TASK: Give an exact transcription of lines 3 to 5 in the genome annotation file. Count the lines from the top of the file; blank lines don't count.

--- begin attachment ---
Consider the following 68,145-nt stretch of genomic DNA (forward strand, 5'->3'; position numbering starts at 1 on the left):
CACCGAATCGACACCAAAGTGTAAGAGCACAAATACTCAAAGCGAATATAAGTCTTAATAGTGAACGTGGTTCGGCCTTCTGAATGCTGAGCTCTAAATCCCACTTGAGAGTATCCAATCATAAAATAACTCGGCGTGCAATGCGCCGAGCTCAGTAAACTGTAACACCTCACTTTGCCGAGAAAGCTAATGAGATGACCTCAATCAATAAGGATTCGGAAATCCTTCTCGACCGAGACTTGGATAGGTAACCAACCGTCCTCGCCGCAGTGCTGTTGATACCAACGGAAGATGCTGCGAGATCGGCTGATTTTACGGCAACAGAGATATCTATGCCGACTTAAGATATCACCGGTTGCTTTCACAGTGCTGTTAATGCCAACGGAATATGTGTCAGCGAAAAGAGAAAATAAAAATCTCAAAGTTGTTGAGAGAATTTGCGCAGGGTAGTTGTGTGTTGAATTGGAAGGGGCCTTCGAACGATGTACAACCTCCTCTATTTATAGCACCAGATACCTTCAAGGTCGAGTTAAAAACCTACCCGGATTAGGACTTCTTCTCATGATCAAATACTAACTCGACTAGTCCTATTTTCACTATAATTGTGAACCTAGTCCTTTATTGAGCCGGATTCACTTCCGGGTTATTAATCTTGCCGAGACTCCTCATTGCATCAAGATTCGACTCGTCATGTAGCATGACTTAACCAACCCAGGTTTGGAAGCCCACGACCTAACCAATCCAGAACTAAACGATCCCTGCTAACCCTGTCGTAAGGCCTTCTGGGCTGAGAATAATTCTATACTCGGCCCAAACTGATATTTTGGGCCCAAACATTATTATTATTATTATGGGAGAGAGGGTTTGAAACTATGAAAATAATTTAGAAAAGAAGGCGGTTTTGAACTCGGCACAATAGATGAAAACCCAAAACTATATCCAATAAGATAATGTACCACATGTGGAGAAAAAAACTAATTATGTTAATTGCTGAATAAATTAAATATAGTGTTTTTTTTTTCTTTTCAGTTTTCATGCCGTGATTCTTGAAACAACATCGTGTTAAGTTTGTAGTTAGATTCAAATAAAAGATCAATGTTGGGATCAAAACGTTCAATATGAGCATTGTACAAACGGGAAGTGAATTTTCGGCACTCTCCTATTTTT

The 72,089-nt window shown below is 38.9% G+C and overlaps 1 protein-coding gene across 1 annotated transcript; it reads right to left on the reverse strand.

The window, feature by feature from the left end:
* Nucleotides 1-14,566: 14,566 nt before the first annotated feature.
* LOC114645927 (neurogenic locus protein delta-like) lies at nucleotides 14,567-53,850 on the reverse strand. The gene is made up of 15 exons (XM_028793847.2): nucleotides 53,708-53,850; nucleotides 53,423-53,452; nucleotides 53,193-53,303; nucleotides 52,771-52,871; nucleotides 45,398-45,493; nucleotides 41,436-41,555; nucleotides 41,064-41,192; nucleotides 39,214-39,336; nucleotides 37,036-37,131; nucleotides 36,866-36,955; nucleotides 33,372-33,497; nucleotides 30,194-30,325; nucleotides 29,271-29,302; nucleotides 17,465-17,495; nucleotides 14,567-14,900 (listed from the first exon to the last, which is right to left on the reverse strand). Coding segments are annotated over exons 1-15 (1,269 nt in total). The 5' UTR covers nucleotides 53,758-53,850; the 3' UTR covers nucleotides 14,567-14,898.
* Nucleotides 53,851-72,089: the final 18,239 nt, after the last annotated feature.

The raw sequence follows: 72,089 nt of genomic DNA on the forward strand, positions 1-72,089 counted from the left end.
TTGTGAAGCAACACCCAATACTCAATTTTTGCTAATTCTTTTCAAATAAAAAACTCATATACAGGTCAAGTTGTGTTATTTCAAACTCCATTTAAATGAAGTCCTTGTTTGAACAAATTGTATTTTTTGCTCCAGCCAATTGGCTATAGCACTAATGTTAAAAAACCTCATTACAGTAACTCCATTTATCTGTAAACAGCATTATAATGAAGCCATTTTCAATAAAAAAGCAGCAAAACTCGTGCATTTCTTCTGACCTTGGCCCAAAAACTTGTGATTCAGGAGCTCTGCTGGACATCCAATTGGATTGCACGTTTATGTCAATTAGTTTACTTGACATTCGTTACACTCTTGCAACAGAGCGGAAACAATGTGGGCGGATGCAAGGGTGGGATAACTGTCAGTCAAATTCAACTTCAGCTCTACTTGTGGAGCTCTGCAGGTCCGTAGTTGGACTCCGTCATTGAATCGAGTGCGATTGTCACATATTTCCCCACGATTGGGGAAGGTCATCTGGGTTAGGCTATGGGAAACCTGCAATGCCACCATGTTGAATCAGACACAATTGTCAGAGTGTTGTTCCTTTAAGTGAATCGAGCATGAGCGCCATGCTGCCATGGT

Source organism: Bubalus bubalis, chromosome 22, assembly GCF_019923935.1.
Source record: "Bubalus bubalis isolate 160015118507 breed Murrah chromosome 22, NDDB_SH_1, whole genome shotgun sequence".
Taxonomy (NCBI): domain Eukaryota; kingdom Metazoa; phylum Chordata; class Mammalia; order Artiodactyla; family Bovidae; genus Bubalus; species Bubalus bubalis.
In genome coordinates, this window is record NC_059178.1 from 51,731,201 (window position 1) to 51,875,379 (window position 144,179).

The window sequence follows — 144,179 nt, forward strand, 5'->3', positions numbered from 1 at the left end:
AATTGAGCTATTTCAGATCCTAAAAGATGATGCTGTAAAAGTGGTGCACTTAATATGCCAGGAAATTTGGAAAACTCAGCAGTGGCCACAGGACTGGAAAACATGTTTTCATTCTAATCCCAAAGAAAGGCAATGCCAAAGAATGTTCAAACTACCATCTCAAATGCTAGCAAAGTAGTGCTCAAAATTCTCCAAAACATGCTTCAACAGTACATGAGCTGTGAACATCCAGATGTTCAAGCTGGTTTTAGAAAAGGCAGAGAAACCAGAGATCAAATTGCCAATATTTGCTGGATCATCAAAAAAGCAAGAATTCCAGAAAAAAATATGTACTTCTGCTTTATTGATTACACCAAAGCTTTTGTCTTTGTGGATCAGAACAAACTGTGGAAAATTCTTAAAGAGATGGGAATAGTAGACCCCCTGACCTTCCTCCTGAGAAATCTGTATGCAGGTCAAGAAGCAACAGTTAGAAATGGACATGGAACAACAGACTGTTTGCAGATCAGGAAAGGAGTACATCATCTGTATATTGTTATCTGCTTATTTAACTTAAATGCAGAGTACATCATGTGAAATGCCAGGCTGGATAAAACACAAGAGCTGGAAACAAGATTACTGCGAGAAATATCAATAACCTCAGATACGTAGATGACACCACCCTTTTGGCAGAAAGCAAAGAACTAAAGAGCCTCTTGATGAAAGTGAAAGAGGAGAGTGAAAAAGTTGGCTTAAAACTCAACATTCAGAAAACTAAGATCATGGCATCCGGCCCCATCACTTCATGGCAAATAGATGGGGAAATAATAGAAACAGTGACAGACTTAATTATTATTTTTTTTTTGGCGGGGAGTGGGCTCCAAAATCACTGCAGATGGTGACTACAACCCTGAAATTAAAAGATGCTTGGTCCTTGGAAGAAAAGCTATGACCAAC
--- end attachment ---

The 72,089-nt window shown below is 38.9% G+C and overlaps 1 protein-coding gene across 1 annotated transcript; it reads right to left on the reverse strand.

The window, feature by feature from the left end:
* Nucleotides 1-14,566: 14,566 nt before the first annotated feature.